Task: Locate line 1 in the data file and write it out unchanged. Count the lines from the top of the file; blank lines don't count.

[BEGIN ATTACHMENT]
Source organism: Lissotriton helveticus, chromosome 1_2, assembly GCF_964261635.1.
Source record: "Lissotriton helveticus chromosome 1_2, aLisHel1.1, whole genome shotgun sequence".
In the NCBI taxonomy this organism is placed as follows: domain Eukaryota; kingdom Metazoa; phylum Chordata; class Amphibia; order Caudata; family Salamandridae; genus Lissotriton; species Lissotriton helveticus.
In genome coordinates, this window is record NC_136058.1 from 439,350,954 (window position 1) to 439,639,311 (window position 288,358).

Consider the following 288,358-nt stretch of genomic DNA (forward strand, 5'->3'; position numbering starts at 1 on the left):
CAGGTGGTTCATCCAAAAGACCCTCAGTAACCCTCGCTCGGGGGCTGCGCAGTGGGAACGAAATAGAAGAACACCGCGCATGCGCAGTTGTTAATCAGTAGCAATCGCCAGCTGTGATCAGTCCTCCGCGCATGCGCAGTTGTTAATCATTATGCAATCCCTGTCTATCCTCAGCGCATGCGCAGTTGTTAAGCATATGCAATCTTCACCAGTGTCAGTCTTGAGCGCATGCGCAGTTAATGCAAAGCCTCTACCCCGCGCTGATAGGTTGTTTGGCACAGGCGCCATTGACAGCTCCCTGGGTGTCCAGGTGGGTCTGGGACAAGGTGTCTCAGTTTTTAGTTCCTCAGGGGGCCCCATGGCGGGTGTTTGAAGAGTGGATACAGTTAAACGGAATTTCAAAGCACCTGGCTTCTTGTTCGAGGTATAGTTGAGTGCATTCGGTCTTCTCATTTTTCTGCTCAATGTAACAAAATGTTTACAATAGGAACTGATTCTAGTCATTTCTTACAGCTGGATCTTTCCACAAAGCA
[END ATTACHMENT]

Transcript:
Source organism: Lissotriton helveticus, chromosome 1_2, assembly GCF_964261635.1.